By Andrius Mikonis
Pickup trucks are not often associated with speed, but truckmakers have definitely produced some memorable pavement burners. So we've picked the top 10 performance trucks you can take to work or to the drag strip.
All of these trucks were available in a dealer showroom or at least could have been ordered in one. Only one is still on sale. Most of them were limited releases, but made a big splash when they arrived in showrooms and continue to have cult followings.
With the increasing popularity of pickups, it's surprising we don't see more models of this ilk today. With all the great high-performance technology going into autos right now we would sure welcome more new-truck efforts reminiscent of our picks.
Without further ado, here are our 10 favorite hot-rod trucks that haul more than cargo. Tell us what performance pickups are on your list or in your garage.
1. 2004-2006 Dodge Ram SRT10 (photo courtesy manufacturer)
While a V-10 engine in a work truck was not unheard of, Dodge created the ultimate performance pickup by adding the 505-cubic-inch, 500-horsepower V-10 straight out of the Viper. Initially offered only as a regular cab with a Hurst-shifted six-speed manual transmission, Pirelli tires on 22-inch rims and a lowered suspension with Bilstein shocks kept it planted. Zero-to-60 times in the 5-second range were enhanced by a 4.56:1 axle ratio, but aerodynamic enhancements helped the Ram SRT10 set a Guinness World Record for the fastest production pickup truck at 154.587 mph. For those who actually wanted to use it for work, a Quad Cab model followed with a heavy-duty automatic rated for towing 8,150 pounds.
2. 2010-2014 Ford F-150 SVT Raptor (photo courtesy manufacturer)
Though the rest of our selections are decidedly tarmac-purposed machines, the list would not be complete without the radical F-150 SVT Raptor. Powered today by a 6.2-liter V-8 with 411 hp and 434 pounds-feet of torque, this go-anywhere-as-fast-as-you-want off-road machine has 11.2 inches of wheel travel in the front and 12.1 inches in the rear. Maximum traction is delivered by an electronic locking rear differential complemented by a Torsen differential in the front. Unique bodywork necessitated by an almost 7-inch increase in track width over a standard F-150 gives the Raptor its distinctive look, complemented by meaty skid plates and decal packages geared for the extreme off-road crowd.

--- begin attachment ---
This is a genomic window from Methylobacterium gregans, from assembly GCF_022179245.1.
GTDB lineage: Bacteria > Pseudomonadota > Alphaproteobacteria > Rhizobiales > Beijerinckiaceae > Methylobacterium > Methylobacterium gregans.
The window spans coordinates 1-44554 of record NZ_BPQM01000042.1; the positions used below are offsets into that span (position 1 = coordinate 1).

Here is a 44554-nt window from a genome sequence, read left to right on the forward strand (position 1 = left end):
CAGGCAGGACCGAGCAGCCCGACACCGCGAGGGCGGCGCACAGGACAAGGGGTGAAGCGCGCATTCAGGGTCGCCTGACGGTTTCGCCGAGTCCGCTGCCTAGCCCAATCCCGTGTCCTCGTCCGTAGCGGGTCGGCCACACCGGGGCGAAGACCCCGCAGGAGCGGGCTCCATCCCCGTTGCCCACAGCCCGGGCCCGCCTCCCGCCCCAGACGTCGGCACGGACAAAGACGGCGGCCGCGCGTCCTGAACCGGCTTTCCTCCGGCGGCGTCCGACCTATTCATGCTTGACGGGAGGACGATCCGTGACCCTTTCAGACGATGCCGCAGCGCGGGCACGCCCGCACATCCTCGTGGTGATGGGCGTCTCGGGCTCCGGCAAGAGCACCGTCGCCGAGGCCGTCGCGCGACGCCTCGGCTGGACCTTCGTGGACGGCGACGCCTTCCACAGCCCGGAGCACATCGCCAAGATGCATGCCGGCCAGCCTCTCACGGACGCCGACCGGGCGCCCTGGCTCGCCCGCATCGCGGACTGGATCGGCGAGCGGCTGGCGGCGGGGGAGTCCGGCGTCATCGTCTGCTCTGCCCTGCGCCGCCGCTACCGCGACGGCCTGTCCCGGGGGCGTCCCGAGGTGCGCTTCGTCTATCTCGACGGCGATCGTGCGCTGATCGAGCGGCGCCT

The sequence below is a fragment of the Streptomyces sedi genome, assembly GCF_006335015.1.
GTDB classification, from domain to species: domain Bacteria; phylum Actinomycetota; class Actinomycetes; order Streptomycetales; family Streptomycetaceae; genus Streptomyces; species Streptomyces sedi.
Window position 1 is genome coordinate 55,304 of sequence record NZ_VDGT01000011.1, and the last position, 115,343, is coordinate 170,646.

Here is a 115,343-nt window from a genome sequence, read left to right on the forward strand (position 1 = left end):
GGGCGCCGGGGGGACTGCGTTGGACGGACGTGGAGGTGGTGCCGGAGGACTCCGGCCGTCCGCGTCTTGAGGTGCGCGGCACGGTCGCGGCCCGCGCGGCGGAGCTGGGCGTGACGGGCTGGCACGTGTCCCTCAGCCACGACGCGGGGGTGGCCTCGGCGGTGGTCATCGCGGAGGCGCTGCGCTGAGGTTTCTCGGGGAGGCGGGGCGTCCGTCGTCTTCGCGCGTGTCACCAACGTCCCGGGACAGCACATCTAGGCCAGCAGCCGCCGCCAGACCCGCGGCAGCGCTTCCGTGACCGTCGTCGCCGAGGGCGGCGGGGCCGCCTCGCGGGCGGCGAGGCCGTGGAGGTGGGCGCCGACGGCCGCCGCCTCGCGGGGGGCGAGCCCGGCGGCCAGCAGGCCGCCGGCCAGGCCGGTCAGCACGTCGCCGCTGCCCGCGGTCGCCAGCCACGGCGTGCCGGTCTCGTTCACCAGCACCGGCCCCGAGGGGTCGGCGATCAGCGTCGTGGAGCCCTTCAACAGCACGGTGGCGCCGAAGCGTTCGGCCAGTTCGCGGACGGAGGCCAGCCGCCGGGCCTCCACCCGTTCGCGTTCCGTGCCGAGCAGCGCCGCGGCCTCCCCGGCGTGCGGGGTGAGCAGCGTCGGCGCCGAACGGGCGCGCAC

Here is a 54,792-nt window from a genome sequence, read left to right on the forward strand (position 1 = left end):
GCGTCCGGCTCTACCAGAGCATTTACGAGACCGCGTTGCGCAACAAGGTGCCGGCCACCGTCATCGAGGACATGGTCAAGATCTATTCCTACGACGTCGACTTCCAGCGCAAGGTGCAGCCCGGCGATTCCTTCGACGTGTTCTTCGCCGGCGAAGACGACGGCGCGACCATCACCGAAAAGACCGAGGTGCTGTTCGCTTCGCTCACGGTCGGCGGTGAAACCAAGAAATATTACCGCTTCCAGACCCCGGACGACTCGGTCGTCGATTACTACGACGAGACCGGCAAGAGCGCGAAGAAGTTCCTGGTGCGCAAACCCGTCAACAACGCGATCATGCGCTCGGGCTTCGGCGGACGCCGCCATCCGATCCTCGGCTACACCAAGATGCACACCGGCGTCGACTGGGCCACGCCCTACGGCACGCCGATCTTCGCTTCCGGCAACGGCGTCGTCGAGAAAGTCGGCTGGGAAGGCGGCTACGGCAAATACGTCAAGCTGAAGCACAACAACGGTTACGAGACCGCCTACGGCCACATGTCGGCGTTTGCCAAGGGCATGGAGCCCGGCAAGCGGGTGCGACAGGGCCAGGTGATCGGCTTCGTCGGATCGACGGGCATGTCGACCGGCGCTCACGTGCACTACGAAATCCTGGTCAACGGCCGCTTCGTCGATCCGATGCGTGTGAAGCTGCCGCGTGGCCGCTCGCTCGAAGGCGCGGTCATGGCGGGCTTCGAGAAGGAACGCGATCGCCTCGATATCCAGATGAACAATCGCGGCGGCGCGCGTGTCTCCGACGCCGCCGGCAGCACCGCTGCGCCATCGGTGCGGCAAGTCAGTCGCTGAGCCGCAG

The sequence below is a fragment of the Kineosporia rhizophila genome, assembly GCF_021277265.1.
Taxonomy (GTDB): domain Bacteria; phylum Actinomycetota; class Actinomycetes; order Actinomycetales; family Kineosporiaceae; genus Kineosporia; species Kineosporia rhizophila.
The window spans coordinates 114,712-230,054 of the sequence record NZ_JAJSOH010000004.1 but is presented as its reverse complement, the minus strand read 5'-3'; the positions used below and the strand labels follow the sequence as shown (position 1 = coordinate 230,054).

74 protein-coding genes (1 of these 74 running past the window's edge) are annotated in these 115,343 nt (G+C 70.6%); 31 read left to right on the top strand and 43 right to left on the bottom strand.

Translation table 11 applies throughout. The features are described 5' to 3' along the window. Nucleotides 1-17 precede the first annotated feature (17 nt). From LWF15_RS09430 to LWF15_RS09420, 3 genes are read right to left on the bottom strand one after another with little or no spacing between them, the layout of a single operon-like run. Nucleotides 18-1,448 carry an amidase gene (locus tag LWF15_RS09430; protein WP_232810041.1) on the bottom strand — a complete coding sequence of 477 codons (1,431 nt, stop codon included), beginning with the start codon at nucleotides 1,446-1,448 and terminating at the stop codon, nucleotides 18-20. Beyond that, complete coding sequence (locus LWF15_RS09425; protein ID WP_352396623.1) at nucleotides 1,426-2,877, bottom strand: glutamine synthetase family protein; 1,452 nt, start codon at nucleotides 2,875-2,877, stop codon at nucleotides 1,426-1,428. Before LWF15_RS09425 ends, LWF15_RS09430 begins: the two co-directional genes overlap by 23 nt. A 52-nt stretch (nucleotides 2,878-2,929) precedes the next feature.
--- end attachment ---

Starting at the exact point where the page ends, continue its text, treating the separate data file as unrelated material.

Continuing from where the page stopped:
3. 1963-1966 Dodge D100/200 High Performance Package (photo courtesy Chrysler Museum)
In the mid-1960s Dodge went for a sporty look with the Custom Sport Special, an appearance package that added racing stripes, chrome bumpers, buckets and a console to the pickup of their choice. That included the slant six or 318 V-8 engine, but a handful of buyers between 1963 and 1966 checked another box for the High Performance Package. The truck was then fitted with the 365-hp 426 Street Wedge engine complete with the same chrome engine accessories the 426 cars received. The original muscle truck received other go-fast modifications such as dual exhaust, an upgraded gauge cluster with a Sun tachometer and torque rods, a traction-bar-like arrangement sourced from Imperial. Reportedly, approximately 50 were produced; and maybe that's not surprising given the package raised the truck's price by nearly half.
4. 2007-2008 Saleen S331 Supercharged (photo courtesy Saleen)
After the second-generation SVT Lightning faded into obscurity, famous Ford modifier Saleen picked up the pieces and created the S331 built on the foundation of the two-wheel-drive F-150 SuperCab. Saleen tweaked the base naturally aspirated 5.4-liter V-8 to 325 horses, but also offered its own supercharger for an upgraded model with 450 hp. Unmistakable with its unique body treatment and interior touches, the S331 sat on 23-inch wheels on a 2-inch-lowered Saleen-stiffened suspension. Best of all, not only did it represent a 70-hp increase over the also supercharged 5.4-liter second-gen Lightning, it retained a 9,500-pound towing capacity compared to 5,000 pounds for its SVT predecessor.
5. 1991 GMC Syclone (photo courtesy manufacturer)